# Priority Queues with Binary Heaps

I’m starting a data structure series where I introduce you to popular data structures and their implementations. I'll start with Priority Queues with Binary Heaps.

One of my favorite data structure is binary heaps. In this article I'll show you what is heap and how to make one with python and in the end I'll show you sorting technique that we can get for free just by building a heap.

## What are priority queues?

A priority queue is a queue where the most important element is always at the front. The queue can be a max-priority queue (largest element first) or a min-priority queue (smallest element first).

So as a data structure designer you have the following options to design a priority queue:

- An max sorted array or min-sorted array, but downside is inserting new items is slow because they must be inserted in sorted order.
- or an binary heap (max heap or min heap)

Now the question arises what are heaps? The heap is a natural data structure for a priority queue. In fact, the two terms are often used as synonyms. A heap is more efficient than a sorted array because a heap only has to be partially sorted. All heap operations are in the order of \(\log\) or linear.

Examples of algorithms that can benefit from a priority queue implemented as heap

- Dijkstra's algorithm for graph searching uses a priority queue to calculate the minimum cost.
- A* pathfinding for artificial intelligence.
- Huffman coding for data compression. This algorithm builds up a compression tree. It repeatedly needs to find the two nodes with the smallest frequencies that do not have a parent node yet.
- Heap sort.

## Let's design some heap

First we need to design what our heaps should do design wise. It should have some APIs to

- Build an binary heap right from a unsorted pile of numbers.
- Add a new number while maintaining the heap property with few swaps
- Find a minimum or a maximum in the heap
- Can remove that minimum or maximum from the heap and rearrange the heap to maintain it's heap property.

With design of the heap software out of the way let's get to coding. I've built AKDSFramework which is a great resource for data structure and algorithm designs, I'll use my framework to show you building a heap.

### Code

Let's first import heap class from AKDSFramework

```
from AKDSFramework.structure import MaxHeap, MinHeap
```

Now let’s build a max heap with 15 values.

```
mxheap = MaxHeap([data**2 for data in range(15)])
```

Now it’s important to call the build method on the heap to build the heap from an unsorted array of numbers. If the build is not done, printing and doing operations on heap will not be valid and will generate `HeapNotBuildError`

. So always build your heap with `.heap()`

method if you caused any change in the heap structure. Each time calling `.build()`

method if there is one element of heap violation it will use \(O(\log n)\) time otherwise it's a linear operation for a `n`

number of unordered elements.

```
mxheap.build()
# Now add few elements to the heap
mxheap.add(12)
mxheap.add(4)
# As the heap structure is changed so we have to call .build() again
mxheap.build()
```

Now let's see the heap in a beautiful structure which is easy to understand.

```
mxheap.prettyprint()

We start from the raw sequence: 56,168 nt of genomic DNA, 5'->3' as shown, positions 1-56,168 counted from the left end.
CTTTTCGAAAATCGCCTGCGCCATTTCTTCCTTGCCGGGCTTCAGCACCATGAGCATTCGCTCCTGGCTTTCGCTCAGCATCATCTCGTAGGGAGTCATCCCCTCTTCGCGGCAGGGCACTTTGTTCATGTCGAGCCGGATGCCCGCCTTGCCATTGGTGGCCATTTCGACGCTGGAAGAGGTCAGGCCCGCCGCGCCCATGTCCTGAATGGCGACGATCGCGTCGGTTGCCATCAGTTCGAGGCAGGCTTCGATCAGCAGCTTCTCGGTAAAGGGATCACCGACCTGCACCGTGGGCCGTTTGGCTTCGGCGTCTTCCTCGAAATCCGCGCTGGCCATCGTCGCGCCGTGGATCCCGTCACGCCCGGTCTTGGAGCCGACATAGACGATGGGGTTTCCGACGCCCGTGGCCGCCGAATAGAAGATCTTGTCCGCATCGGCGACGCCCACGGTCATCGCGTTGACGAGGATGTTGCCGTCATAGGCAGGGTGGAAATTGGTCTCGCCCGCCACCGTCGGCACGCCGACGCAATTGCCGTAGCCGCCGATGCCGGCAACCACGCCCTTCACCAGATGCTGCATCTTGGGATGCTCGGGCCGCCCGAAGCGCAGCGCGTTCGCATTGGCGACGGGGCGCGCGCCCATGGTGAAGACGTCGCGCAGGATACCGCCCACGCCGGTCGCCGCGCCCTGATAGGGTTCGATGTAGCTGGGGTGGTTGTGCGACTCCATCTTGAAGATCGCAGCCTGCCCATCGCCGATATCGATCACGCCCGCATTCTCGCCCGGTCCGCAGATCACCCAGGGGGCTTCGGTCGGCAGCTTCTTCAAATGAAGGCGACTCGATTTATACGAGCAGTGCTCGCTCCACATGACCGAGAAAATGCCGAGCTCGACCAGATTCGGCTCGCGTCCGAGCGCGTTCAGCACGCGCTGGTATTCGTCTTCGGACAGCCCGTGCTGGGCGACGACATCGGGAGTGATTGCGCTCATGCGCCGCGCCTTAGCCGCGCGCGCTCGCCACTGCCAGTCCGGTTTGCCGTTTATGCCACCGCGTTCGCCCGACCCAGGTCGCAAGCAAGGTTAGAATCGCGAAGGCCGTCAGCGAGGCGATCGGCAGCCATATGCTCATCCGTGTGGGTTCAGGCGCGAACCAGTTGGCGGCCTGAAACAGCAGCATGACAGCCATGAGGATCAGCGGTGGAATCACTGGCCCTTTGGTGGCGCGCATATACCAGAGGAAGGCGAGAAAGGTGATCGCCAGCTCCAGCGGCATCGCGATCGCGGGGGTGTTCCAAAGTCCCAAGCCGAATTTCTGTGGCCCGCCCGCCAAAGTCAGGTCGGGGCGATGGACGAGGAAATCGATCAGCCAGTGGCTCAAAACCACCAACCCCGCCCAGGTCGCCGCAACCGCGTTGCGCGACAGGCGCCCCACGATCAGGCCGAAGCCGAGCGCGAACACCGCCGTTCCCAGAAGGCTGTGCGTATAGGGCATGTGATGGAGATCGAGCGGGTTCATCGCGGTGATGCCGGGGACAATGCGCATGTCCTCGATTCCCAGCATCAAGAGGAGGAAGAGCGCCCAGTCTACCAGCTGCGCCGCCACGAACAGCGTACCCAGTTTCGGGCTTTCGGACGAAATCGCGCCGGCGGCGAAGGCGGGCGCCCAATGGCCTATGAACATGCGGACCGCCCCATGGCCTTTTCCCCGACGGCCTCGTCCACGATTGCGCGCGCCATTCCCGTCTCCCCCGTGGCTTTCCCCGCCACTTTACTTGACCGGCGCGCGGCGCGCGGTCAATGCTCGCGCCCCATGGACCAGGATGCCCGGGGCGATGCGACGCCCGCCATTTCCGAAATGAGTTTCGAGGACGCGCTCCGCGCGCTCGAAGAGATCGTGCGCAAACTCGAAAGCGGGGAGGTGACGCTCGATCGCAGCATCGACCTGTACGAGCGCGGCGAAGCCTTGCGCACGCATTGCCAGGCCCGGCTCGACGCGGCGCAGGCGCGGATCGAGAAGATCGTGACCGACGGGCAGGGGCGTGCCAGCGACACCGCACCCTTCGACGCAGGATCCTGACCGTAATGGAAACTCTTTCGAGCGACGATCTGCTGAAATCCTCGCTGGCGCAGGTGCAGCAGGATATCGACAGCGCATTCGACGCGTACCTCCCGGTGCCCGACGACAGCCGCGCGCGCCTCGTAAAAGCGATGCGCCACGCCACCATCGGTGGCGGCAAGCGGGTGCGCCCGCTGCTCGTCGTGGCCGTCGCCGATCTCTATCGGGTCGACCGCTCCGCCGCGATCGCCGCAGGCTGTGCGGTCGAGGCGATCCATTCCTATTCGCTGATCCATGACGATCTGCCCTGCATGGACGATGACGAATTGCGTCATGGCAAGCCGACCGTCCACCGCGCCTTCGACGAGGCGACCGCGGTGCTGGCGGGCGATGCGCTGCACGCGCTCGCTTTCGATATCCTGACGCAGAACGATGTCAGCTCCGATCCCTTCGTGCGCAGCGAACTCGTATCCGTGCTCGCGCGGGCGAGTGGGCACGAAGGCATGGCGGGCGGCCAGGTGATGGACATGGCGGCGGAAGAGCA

```

Now here is how the heap looks:

Similarly you can implement the min heap by yourself.

## Heapsort

As you can see for a max heap every time after each build you'll get the maximum element from the head of the heap in constant \(O(1)\) time. And you build the heap everytime (`n`

times) after removing the max item you'll have a sorted array sorted in \(O(n \log n)\) times.

Let's implement that with the help of min heaps:

I've already implemented heap sort with min heap in AKDSFramework

```
from AKDSFramework.applications.sorting import heapsort
import random
array = [random.randint(1, 100) for _ in range(10)]
print(heapsort(array, visualize=False))
```

This return the sorted array like this `[23, 32, 37, 51, 55, 57, 59, 63, 78, 93]`

.
Try to implement this by yourself if you get stuck here is a source code for implementing the heap sort with the built-in min heap API in AKDSFramework.

```
def heapsort(array, visualize=False):
r"""
Heapsort implementation with min heap from AKDSFramework. Running time: :math:`O(N \log (n))`
Args:
- ``array`` (list): List of elements
- ``vizualize`` (bool): Marked as False by default. If you want to vizualize set this as True
"""
if visualize:
iteration = 0
ret = []
mnheap = MinHeap(array)
mnheap.build()
while len(mnheap) >= 1:
if len(mnheap) == 1:
ret.append(mnheap[0])
break
# O(1) time access of minimum element
root = mnheap.get_root()
ret.append(root)
# O(log n) operation
mnheap.delete_root()
# Constant operation, deleting at the beginning,
# by this time you need to call .build() again to
# rebuild the heap property
mnheap.build() # O(log N) for a single violation
if visualize:
print("-"*40)
print(f'End of Iteration: {iteration}')
print(f'Currently heap: {mnheap}')
print(f'Our returning array: {ret}')
iteration += 1
return ret
```

## More readings

If you want to implement heaps all by yourself I'd recommend you to check out the following resources:

- Heaps on Wikipedia)
- MIT Lecture on heaps
- Source code of the AKDSFramework's Min and Max Heap implementations here. Implementations are based on MIT lecture video.

## Thanks for reading

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